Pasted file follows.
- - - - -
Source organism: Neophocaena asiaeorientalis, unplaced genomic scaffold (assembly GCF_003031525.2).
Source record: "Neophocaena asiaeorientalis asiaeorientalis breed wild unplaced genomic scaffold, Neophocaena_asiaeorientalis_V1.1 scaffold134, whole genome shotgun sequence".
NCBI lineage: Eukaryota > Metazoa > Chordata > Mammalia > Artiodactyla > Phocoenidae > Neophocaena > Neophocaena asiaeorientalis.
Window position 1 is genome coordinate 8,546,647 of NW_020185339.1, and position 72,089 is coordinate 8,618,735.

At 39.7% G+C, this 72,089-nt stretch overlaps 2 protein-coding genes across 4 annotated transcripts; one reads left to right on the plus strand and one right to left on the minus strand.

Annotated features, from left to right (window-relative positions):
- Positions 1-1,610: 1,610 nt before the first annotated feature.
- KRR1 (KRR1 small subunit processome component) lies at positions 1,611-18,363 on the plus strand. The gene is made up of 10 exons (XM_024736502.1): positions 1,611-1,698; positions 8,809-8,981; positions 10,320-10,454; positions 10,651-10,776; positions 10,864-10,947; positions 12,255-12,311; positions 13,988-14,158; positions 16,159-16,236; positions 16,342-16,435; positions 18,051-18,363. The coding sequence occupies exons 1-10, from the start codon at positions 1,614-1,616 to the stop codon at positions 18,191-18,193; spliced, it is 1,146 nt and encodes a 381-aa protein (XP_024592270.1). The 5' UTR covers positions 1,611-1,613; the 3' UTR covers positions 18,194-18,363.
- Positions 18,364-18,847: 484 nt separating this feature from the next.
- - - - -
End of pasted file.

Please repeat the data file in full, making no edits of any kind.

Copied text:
Source organism: Neophocaena asiaeorientalis, unplaced genomic scaffold (assembly GCF_003031525.2).
Source record: "Neophocaena asiaeorientalis asiaeorientalis breed wild unplaced genomic scaffold, Neophocaena_asiaeorientalis_V1.1 scaffold134, whole genome shotgun sequence".
NCBI lineage: Eukaryota > Metazoa > Chordata > Mammalia > Artiodactyla > Phocoenidae > Neophocaena > Neophocaena asiaeorientalis.
Window position 1 is genome coordinate 8,546,647 of NW_020185339.1, and position 72,089 is coordinate 8,618,735.

At 39.7% G+C, this 72,089-nt stretch overlaps 2 protein-coding genes across 4 annotated transcripts; one reads left to right on the plus strand and one right to left on the minus strand.

Annotated features, from left to right (window-relative positions):
- Positions 1-1,610: 1,610 nt before the first annotated feature.
- KRR1 (KRR1 small subunit processome component) lies at positions 1,611-18,363 on the plus strand. The gene is made up of 10 exons (XM_024736502.1): positions 1,611-1,698; positions 8,809-8,981; positions 10,320-10,454; positions 10,651-10,776; positions 10,864-10,947; positions 12,255-12,311; positions 13,988-14,158; positions 16,159-16,236; positions 16,342-16,435; positions 18,051-18,363. The coding sequence occupies exons 1-10, from the start codon at positions 1,614-1,616 to the stop codon at positions 18,191-18,193; spliced, it is 1,146 nt and encodes a 381-aa protein (XP_024592270.1). The 5' UTR covers positions 1,611-1,613; the 3' UTR covers positions 18,194-18,363.
- Positions 18,364-18,847: 484 nt separating this feature from the next.